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Georgia gas tax-cut | Will gas stations pass along the savings to customers?

Georgia’s governor and attorney general are expected to discuss Friday how the state will try to ensure customers get the full tax cut.

ATLANTA — A price-cut at the gas pumps is on the way in Georgia.

Friday, Georgia Governor Brian Kemp is scheduled to sign into law the elimination of the state’s $0.29/gallon gasoline tax for at least two months.

But will gas stations actually pass along all of those savings to customers?

There is nothing in the legislation that requires gas stations to pass along the gas-tax savings.

Thursday night, the Georgia attorney general’s office told 11Alive that if they don’t pass along the savings, they could potentially be investigated for price gouging.

Domanie Barber of Decatur thinks Georgia suspending the state’s $.29/gallon gas tax for two months is a good call.

“That’s an amazing idea,” Barber said as he was gassing up Thursday evening. 

If gas stations decide to not pass along the tax cut to the customers, Barber wants the government to intervene.

“If they don’t,” Barber said, “the government should come back and get it. Come to them for the tax. And maybe give them a healthy fine.”

In fact, in 2005, after Hurricane Katrina shut down refineries in the Gulf, Georgia suspended the gasoline tax, and in Atlanta two Georgia State University economics professors, David Sjoquist and James Alm, discovered that gas stations across the state did not pass along all of the tax savings.

The law then didn’t require them to do so.

“What we found was that about two-thirds of the tax found its way into reduced prices,” Dr. Sjoquist said Thursday. “And about a third of it stayed with the retailer.”

He said studies in other states that suspended their gas taxes found their gas stations were also keeping about one-third of the savings.

If that were to happen this time, he said, “I would say the price of gasoline (in Georgia) will go down about $0.20, holding everything else constant. So I suspect that the gasoline retailers will hang on to some of that tax reduction.”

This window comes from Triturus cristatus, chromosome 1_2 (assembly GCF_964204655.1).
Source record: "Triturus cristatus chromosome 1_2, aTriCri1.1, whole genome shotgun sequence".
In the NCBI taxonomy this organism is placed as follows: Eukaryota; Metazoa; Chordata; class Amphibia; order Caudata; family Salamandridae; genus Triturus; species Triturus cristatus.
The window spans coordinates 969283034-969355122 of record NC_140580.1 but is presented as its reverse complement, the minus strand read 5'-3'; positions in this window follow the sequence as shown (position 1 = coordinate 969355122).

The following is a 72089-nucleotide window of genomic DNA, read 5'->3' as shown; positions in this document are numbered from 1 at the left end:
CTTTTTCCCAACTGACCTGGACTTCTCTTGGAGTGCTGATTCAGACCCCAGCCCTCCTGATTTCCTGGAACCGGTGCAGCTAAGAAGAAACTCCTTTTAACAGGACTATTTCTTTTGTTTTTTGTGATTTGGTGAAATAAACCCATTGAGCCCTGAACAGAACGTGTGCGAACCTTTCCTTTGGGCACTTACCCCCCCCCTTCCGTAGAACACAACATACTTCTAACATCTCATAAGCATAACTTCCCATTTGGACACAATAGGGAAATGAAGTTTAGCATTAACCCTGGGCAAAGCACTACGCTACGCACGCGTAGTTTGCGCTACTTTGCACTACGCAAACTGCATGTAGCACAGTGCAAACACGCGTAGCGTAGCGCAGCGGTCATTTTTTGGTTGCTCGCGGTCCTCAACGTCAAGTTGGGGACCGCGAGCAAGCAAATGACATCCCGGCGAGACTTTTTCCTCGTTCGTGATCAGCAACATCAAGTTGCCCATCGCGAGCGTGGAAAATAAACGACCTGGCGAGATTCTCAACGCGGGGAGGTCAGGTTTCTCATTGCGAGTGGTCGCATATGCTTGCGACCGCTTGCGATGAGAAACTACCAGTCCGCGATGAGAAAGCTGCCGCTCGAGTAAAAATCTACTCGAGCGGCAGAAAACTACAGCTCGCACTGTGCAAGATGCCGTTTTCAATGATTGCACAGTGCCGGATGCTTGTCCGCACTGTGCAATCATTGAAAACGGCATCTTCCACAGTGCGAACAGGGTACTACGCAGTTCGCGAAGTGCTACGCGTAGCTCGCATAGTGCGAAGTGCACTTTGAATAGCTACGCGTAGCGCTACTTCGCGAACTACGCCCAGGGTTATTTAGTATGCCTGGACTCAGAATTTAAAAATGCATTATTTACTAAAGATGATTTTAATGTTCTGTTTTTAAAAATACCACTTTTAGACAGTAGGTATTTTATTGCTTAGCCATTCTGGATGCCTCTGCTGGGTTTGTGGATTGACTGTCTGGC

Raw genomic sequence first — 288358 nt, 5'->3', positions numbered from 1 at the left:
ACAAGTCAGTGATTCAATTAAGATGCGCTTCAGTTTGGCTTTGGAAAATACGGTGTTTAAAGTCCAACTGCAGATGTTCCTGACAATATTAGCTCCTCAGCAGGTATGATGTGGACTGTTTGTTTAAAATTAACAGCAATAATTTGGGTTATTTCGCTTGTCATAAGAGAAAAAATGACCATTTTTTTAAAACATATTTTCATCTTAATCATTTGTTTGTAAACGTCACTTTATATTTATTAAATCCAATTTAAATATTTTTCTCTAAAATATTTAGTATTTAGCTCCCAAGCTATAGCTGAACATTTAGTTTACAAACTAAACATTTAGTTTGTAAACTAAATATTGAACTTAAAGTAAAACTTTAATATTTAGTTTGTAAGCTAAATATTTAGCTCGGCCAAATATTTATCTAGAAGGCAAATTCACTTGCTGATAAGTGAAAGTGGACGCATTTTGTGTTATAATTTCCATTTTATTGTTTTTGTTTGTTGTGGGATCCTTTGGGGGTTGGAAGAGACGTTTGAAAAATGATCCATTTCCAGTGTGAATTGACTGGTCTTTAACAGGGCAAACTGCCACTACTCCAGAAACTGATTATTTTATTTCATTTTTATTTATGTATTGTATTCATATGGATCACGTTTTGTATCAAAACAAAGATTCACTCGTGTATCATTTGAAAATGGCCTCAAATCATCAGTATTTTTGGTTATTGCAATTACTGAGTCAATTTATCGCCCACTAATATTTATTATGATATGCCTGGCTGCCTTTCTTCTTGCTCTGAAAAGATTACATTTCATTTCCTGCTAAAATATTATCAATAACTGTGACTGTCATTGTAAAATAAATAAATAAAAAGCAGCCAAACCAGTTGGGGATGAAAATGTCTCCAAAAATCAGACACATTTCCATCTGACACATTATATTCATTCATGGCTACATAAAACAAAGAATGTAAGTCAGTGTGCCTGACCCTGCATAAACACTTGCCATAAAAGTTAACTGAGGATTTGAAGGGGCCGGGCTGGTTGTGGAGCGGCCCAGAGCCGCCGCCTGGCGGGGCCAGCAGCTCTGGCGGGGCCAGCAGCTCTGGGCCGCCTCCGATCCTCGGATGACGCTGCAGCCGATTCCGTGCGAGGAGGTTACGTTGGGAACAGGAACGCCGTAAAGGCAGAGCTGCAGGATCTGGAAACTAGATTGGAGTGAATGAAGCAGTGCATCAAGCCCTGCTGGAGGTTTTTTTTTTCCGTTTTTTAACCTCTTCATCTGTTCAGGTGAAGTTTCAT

As it is, Sjoquist and other economists like Professor Ray Hill of Emory University point out that as crude oil prices continue to fluctuate, and as retail gas prices begin to decline due to many market forces, it will be tough to know how much of the lower prices at the pump are the result of Georgia’s gas tax suspension.

“We’re probably going to see a decline in gasoline prices anyway,” Dr. Hill said Thursday, “because we’ve seen a pretty dramatic drop in the price of oil in the last week or so. And so it’s going to be hard to distinguish exactly the effects of the elimination of the gas tax from everything else that’s going on in the market. It’s absolutely going to help. But we’ve got no way of actually seeing whether the full $0.29 gets passed through to consumers.”

Domanie Barber, who Thursday evening bought a half-tank for what he paid to fill his tank a month ago, has no doubt gas stations will try to keep some of the savings for themselves.

“I think they will,” he said, with a laugh.

The governor and the state attorney general are expected to have more to say on Friday about making sure that gas stations pass along the full $0.29/gallon gas-tax break to the customers.

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